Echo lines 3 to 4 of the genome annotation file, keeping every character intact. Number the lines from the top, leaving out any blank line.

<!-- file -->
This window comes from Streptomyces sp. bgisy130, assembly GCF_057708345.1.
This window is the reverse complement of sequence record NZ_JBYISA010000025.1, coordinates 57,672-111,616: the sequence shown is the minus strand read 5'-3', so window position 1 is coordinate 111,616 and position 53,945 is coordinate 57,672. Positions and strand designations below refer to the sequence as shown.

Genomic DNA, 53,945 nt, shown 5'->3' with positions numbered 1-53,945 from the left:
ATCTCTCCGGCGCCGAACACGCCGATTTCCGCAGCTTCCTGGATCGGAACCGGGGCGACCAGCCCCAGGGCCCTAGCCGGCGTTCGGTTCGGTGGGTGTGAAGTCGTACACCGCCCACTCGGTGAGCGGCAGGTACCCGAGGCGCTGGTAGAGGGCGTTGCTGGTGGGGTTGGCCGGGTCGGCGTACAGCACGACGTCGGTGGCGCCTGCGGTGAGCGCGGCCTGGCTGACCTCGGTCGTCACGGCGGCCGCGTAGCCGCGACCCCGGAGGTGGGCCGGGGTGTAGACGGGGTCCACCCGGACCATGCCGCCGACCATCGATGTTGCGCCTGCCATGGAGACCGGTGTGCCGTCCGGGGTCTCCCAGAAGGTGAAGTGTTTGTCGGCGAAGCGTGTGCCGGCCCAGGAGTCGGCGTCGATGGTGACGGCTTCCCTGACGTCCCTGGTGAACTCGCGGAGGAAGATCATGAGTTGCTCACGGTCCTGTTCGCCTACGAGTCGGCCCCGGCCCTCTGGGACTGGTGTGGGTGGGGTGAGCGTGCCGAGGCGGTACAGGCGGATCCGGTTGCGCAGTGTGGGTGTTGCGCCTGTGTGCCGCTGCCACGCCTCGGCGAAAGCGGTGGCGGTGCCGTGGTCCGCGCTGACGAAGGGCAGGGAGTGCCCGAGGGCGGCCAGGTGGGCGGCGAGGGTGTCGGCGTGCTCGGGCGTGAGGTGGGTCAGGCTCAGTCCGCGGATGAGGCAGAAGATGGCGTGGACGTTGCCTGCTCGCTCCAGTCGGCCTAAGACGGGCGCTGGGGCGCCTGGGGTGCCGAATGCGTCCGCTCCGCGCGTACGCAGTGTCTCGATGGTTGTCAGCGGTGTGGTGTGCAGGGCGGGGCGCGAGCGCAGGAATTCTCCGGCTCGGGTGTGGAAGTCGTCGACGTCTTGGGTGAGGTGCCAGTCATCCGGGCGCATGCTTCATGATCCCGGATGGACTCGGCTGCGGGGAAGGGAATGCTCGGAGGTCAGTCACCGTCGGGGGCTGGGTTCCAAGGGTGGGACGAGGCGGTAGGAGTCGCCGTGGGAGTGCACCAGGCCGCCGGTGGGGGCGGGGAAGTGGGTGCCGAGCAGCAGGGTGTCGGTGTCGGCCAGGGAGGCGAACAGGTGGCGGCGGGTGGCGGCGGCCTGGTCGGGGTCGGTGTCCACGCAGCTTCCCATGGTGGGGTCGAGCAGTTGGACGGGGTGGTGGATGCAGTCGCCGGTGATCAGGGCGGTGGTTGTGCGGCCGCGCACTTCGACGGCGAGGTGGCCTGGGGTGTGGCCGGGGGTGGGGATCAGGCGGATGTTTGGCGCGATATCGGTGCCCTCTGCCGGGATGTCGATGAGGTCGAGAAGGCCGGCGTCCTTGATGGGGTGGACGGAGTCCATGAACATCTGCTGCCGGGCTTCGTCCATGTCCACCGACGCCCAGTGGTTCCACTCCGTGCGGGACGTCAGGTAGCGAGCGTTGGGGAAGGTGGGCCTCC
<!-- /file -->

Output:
Genomic DNA, 53,945 nt, shown 5'->3' with positions numbered 1-53,945 from the left:
ATCTCTCCGGCGCCGAACACGCCGATTTCCGCAGCTTCCTGGATCGGAACCGGGGCGACCAGCCCCAGGGCCCTAGCCGGCGTTCGGTTCGGTGGGTGTGAAGTCGTACACCGCCCACTCGGTGAGCGGCAGGTACCCGAGGCGCTGGTAGAGGGCGTTGCTGGTGGGGTTGGCCGGGTCGGCGTACAGCACGACGTCGGTGGCGCCTGCGGTGAGCGCGGCCTGGCTGACCTCGGTCGTCACGGCGGCCGCGTAGCCGCGACCCCGGAGGTGGGCCGGGGTGTAGACGGGGTCCACCCGGACCATGCCGCCGACCATCGATGTTGCGCCTGCCATGGAGACCGGTGTGCCGTCCGGGGTCTCCCAGAAGGTGAAGTGTTTGTCGGCGAAGCGTGTGCCGGCCCAGGAGTCGGCGTCGATGGTGACGGCTTCCCTGACGTCCCTGGTGAACTCGCGGAGGAAGATCATGAGTTGCTCACGGTCCTGTTCGCCTACGAGTCGGCCCCGGCCCTCTGGGACTGGTGTGGGTGGGGTGAGCGTGCCGAGGCGGTACAGGCGGATCCGGTTGCGCAGTGTGGGTGTTGCGCCTGTGTGCCGCTGCCACGCCTCGGCGAAAGCGGTGGCGGTGCCGTGGTCCGCGCTGACGAAGGGCAGGGAGTGCCCGAGGGCGGCCAGGTGGGCGGCGAGGGTGTCGGCGTGCTCGGGCGTGAGGTGGGTCAGGCTCAGTCCGCGGATGAGGCAGAAGATGGCGTGGACGTTGCCTGCTCGCTCCAGTCGGCCTAAGACGGGCGCTGGGGCGCCTGGGGTGCCGAATGCGTCCGCTCCGCGCGTACGCAGTGTCTCGATGGTTGTCAGCGGTGTGGTGTGCAGGGCGGGGCGCGAGCGCAGGAATTCTCCGGCTCGGGTGTGGAAGTCGTCGACGTCTTGGGTGAGGTGCCAGTCATCCGGGCGCATGCTTCATGATCCCGGATGGACTCGGCTGCGGGGAAGGGAATGCTCGGAGGTCAGTCACCGTCGGGGGCTGGGTTCCAAGGGTGGGACGAGGCGGTAGGAGTCGCCGTGGGAGTGCACCAGGCCGCCGGTGGGGGCGGGGAAGTGGGTGCCGAGCAGCAGGGTGTCGGTGTCGGCCAGGGAGGCGAACAGGTGGCGGCGGGTGGCGGCGGCCTGGTCGGGGTCGGTGTCCACGCAGCTTCCCATGGTGGGGTCGAGCAGTTGGACGGGGTGGTGGATGCAGTCGCCGGTGATCAGGGCGGTGGTTGTGCGGCCGCGCACTTCGACGGCGAGGTGGCCTGGGGTGTGGCCGGGGGTGGGGATCAGGCGGATGTTTGGCGCGATATCGGTGCCCTCTGCCGGGATGTCGATGAGGTCGAGAAGGCCGGCGTCCTTGATGGGGTGGACGGAGTCCATGAACATCTGCTGCCGGGCTTCGTCCATGTCCACCGACGCCCAGTGGTTCCACTCCGTGCGGGACGTCAGGTAGCGAGCGTTGGGGAAGGTGGGCCTCC